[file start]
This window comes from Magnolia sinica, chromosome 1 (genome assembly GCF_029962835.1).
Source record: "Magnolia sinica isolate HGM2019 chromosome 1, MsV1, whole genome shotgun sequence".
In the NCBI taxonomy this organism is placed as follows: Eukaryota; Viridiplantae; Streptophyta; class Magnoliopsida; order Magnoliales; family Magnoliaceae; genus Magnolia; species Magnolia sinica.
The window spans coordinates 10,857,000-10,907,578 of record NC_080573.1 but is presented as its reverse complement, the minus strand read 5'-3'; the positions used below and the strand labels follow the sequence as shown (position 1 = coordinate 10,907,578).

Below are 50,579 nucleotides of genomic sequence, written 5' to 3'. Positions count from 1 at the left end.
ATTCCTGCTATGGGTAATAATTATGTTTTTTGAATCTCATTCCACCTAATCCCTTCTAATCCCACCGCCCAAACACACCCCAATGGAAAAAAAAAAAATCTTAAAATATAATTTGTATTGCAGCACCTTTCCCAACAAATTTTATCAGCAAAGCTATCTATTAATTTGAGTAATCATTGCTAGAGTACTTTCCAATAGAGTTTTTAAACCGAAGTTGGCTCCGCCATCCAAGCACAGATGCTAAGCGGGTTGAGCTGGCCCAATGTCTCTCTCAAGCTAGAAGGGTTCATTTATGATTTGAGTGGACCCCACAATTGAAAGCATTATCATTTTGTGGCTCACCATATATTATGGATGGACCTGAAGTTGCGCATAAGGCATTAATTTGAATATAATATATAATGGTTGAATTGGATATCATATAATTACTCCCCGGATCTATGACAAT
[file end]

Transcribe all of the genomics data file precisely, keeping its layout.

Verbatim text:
This window comes from Magnolia sinica, chromosome 1 (genome assembly GCF_029962835.1).
Source record: "Magnolia sinica isolate HGM2019 chromosome 1, MsV1, whole genome shotgun sequence".
In the NCBI taxonomy this organism is placed as follows: Eukaryota; Viridiplantae; Streptophyta; class Magnoliopsida; order Magnoliales; family Magnoliaceae; genus Magnolia; species Magnolia sinica.
The window spans coordinates 10,857,000-10,907,578 of record NC_080573.1 but is presented as its reverse complement, the minus strand read 5'-3'; the positions used below and the strand labels follow the sequence as shown (position 1 = coordinate 10,907,578).

Below are 50,579 nucleotides of genomic sequence, written 5' to 3'. Positions count from 1 at the left end.
ATTCCTGCTATGGGTAATAATTATGTTTTTTGAATCTCATTCCACCTAATCCCTTCTAATCCCACCGCCCAAACACACCCCAATGGAAAAAAAAAAAATCTTAAAATATAATTTGTATTGCAGCACCTTTCCCAACAAATTTTATCAGCAAAGCTATCTATTAATTTGAGTAATCATTGCTAGAGTACTTTCCAATAGAGTTTTTAAACCGAAGTTGGCTCCGCCATCCAAGCACAGATGCTAAGCGGGTTGAGCTGGCCCAATGTCTCTCTCAAGCTAGAAGGGTTCATTTATGATTTGAGTGGACCCCACAATTGAAAGCATTATCATTTTGTGGCTCACCATATATTATGGATGGACCTGAAGTTGCGCATAAGGCATTAATTTGAATATAATATATAATGGTTGAATTGGATATCATATAATTACTCCCCGGATCTATGACAAT